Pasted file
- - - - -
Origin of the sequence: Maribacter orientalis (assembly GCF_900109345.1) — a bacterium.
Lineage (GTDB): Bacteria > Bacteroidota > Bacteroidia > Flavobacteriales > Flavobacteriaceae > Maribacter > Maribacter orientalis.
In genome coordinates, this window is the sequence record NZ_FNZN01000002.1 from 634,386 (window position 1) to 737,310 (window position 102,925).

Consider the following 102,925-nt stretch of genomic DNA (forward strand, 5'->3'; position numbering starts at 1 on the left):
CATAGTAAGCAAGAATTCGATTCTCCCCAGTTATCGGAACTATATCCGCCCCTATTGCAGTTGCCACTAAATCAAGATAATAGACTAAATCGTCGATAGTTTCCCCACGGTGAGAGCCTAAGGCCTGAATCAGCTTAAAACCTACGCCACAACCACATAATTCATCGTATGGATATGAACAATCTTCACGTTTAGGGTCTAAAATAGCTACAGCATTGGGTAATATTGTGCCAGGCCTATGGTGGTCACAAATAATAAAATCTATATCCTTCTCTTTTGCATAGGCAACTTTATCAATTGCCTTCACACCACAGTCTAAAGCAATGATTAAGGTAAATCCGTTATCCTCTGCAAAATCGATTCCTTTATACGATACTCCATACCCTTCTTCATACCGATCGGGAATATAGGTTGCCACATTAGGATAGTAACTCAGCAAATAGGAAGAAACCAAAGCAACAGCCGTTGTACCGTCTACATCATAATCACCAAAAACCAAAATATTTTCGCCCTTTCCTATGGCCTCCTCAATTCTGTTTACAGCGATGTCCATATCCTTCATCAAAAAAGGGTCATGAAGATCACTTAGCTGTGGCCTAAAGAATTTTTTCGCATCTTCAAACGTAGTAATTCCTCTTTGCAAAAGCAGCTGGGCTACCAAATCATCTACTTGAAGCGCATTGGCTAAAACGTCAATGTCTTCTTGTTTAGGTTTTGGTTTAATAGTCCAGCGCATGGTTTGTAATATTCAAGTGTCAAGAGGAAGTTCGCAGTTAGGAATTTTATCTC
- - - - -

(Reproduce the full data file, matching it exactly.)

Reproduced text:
Origin of the sequence: Maribacter orientalis (assembly GCF_900109345.1) — a bacterium.
Lineage (GTDB): Bacteria > Bacteroidota > Bacteroidia > Flavobacteriales > Flavobacteriaceae > Maribacter > Maribacter orientalis.
In genome coordinates, this window is the sequence record NZ_FNZN01000002.1 from 634,386 (window position 1) to 737,310 (window position 102,925).

Consider the following 102,925-nt stretch of genomic DNA (forward strand, 5'->3'; position numbering starts at 1 on the left):
CATAGTAAGCAAGAATTCGATTCTCCCCAGTTATCGGAACTATATCCGCCCCTATTGCAGTTGCCACTAAATCAAGATAATAGACTAAATCGTCGATAGTTTCCCCACGGTGAGAGCCTAAGGCCTGAATCAGCTTAAAACCTACGCCACAACCACATAATTCATCGTATGGATATGAACAATCTTCACGTTTAGGGTCTAAAATAGCTACAGCATTGGGTAATATTGTGCCAGGCCTATGGTGGTCACAAATAATAAAATCTATATCCTTCTCTTTTGCATAGGCAACTTTATCAATTGCCTTCACACCACAGTCTAAAGCAATGATTAAGGTAAATCCGTTATCCTCTGCAAAATCGATTCCTTTATACGATACTCCATACCCTTCTTCATACCGATCGGGAATATAGGTTGCCACATTAGGATAGTAACTCAGCAAATAGGAAGAAACCAAAGCAACAGCCGTTGTACCGTCTACATCATAATCACCAAAAACCAAAATATTTTCGCCCTTTCCTATGGCCTCCTCAATTCTGTTTACAGCGATGTCCATATCCTTCATCAAAAAAGGGTCATGAAGATCACTTAGCTGTGGCCTAAAGAATTTTTTCGCATCTTCAAACGTAGTAATTCCTCTTTGCAAAAGCAGCTGGGCTACCAAATCATCTACTTGAAGCGCATTGGCTAAAACGTCAATGTCTTCTTGTTTAGGTTTTGGTTTAATAGTCCAGCGCATGGTTTGTAATATTCAAGTGTCAAGAGGAAGTTCGCAGTTAGGAATTTTATCTC